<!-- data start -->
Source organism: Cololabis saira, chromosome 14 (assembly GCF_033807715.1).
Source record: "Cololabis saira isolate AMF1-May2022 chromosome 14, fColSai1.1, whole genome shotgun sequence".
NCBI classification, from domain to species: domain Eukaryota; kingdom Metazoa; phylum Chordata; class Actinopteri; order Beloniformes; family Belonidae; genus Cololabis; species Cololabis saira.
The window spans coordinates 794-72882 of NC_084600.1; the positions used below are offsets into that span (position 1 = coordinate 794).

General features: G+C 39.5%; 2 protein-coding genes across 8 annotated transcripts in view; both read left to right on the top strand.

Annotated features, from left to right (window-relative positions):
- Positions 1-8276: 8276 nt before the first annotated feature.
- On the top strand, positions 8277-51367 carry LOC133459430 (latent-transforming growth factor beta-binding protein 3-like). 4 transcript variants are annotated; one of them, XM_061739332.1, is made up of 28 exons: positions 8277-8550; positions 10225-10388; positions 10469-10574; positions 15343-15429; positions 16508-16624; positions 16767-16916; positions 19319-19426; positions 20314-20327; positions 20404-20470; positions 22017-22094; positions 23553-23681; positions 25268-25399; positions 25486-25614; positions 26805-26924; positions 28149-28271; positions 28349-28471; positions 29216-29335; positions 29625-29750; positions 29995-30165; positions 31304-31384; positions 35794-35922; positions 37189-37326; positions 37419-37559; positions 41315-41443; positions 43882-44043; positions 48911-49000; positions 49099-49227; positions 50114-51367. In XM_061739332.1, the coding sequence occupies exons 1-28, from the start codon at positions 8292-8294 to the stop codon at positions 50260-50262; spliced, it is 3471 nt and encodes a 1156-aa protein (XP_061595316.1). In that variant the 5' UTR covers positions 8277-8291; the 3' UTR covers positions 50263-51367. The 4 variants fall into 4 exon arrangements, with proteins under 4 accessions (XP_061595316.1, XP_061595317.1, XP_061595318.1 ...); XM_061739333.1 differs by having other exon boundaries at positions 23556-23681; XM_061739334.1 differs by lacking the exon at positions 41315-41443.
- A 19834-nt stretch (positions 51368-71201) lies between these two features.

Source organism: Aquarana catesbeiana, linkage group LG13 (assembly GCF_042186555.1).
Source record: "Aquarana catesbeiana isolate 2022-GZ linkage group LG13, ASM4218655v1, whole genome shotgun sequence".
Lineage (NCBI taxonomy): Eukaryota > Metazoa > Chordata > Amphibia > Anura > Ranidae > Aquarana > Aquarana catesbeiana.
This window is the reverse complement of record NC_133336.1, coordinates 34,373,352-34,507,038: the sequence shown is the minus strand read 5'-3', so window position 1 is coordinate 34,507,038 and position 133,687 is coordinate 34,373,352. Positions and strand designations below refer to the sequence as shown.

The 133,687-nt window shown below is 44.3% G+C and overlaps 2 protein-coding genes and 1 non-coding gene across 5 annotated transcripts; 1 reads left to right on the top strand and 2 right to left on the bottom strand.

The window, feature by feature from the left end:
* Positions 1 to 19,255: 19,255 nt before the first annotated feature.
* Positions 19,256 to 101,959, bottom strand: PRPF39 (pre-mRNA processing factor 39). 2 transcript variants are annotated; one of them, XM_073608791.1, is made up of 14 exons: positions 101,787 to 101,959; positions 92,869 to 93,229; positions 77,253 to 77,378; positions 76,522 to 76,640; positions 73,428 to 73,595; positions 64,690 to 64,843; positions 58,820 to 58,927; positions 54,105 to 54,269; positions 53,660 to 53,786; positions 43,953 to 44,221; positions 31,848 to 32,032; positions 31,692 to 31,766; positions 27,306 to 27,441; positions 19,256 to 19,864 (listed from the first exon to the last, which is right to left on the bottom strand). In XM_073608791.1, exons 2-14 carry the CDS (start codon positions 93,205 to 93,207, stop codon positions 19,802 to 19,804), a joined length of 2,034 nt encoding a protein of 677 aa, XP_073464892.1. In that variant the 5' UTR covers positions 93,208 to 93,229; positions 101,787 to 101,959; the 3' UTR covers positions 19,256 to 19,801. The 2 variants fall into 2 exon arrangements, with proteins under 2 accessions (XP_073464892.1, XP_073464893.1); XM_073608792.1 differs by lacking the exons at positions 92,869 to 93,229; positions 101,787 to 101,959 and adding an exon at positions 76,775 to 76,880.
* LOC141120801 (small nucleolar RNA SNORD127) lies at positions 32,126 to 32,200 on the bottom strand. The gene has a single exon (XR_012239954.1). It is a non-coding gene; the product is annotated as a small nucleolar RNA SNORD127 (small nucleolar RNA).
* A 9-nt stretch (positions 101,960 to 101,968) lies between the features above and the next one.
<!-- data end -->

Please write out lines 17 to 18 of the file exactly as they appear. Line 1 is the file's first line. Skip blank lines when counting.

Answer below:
* Positions 19,256 to 101,959, bottom strand: PRPF39 (pre-mRNA processing factor 39). 2 transcript variants are annotated; one of them, XM_073608791.1, is made up of 14 exons: positions 101,787 to 101,959; positions 92,869 to 93,229; positions 77,253 to 77,378; positions 76,522 to 76,640; positions 73,428 to 73,595; positions 64,690 to 64,843; positions 58,820 to 58,927; positions 54,105 to 54,269; positions 53,660 to 53,786; positions 43,953 to 44,221; positions 31,848 to 32,032; positions 31,692 to 31,766; positions 27,306 to 27,441; positions 19,256 to 19,864 (listed from the first exon to the last, which is right to left on the bottom strand). In XM_073608791.1, exons 2-14 carry the CDS (start codon positions 93,205 to 93,207, stop codon positions 19,802 to 19,804), a joined length of 2,034 nt encoding a protein of 677 aa, XP_073464892.1. In that variant the 5' UTR covers positions 93,208 to 93,229; positions 101,787 to 101,959; the 3' UTR covers positions 19,256 to 19,801. The 2 variants fall into 2 exon arrangements, with proteins under 2 accessions (XP_073464892.1, XP_073464893.1); XM_073608792.1 differs by lacking the exons at positions 92,869 to 93,229; positions 101,787 to 101,959 and adding an exon at positions 76,775 to 76,880.
* LOC141120801 (small nucleolar RNA SNORD127) lies at positions 32,126 to 32,200 on the bottom strand. The gene has a single exon (XR_012239954.1). It is a non-coding gene; the product is annotated as a small nucleolar RNA SNORD127 (small nucleolar RNA).